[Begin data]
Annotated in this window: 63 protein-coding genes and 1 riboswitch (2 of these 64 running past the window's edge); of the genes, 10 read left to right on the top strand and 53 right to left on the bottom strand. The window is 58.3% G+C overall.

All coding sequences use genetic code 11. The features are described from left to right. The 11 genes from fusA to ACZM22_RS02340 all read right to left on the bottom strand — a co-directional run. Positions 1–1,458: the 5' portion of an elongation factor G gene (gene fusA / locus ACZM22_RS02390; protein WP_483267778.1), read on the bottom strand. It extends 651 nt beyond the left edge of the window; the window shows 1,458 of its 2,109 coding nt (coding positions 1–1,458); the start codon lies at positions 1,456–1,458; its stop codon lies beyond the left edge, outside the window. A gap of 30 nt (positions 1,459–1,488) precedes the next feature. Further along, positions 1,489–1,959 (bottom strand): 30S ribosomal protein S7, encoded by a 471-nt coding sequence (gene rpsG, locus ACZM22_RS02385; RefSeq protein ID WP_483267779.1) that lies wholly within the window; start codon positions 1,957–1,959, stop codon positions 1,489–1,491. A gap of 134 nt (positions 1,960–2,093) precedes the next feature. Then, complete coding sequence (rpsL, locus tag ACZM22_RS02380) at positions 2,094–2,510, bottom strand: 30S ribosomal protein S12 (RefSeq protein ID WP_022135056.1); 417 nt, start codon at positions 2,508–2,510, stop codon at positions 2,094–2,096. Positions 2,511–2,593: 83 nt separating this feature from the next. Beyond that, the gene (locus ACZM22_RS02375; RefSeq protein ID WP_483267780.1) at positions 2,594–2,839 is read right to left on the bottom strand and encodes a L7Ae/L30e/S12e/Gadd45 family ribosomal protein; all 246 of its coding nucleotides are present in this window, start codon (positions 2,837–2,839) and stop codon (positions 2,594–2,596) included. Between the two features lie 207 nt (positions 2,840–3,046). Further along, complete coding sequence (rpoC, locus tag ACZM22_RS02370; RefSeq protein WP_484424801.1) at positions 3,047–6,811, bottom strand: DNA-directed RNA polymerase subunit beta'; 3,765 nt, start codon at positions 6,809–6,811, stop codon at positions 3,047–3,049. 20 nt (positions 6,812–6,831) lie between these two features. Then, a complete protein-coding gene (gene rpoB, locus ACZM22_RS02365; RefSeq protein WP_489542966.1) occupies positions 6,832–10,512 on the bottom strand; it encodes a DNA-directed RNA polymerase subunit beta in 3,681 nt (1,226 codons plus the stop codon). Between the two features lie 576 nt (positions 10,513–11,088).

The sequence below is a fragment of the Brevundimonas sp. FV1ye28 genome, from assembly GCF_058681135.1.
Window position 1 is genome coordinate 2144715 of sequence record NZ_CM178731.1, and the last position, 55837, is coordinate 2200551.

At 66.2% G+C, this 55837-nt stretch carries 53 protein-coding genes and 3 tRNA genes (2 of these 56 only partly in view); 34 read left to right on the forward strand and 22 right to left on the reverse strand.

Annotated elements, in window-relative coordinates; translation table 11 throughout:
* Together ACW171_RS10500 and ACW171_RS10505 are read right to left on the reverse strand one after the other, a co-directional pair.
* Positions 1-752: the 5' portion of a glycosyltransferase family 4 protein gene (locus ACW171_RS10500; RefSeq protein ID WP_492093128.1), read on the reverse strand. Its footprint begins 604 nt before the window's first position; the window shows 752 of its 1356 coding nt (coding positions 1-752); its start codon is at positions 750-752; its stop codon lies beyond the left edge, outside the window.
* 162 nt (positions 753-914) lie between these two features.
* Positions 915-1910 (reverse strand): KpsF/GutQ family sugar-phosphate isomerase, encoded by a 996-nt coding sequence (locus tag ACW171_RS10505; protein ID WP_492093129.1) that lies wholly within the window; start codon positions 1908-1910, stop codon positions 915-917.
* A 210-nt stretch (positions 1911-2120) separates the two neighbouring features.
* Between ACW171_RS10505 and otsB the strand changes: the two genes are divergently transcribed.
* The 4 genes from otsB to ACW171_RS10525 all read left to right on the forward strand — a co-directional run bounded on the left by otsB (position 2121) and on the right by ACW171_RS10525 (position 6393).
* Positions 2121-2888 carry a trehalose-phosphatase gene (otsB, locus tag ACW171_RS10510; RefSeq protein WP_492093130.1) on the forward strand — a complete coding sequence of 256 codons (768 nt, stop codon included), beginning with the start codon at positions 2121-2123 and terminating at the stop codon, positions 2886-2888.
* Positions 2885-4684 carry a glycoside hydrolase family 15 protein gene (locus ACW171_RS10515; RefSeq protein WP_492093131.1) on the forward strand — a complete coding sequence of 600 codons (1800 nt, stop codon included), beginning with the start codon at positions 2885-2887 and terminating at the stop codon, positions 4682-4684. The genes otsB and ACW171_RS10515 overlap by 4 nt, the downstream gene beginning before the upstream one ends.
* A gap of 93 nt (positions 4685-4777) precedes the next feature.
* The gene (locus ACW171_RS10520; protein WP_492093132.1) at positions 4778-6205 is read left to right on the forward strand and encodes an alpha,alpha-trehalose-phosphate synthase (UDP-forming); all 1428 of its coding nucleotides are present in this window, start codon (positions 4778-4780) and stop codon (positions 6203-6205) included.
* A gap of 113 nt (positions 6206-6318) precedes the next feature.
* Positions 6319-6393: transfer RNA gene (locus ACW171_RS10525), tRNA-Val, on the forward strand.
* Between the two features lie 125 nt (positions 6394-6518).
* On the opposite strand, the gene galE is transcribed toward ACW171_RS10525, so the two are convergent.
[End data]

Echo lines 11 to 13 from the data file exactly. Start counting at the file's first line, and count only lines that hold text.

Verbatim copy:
* A 210-nt stretch (positions 1911-2120) separates the two neighbouring features.
* Between ACW171_RS10505 and otsB the strand changes: the two genes are divergently transcribed.
* The 4 genes from otsB to ACW171_RS10525 all read left to right on the forward strand — a co-directional run bounded on the left by otsB (position 2121) and on the right by ACW171_RS10525 (position 6393).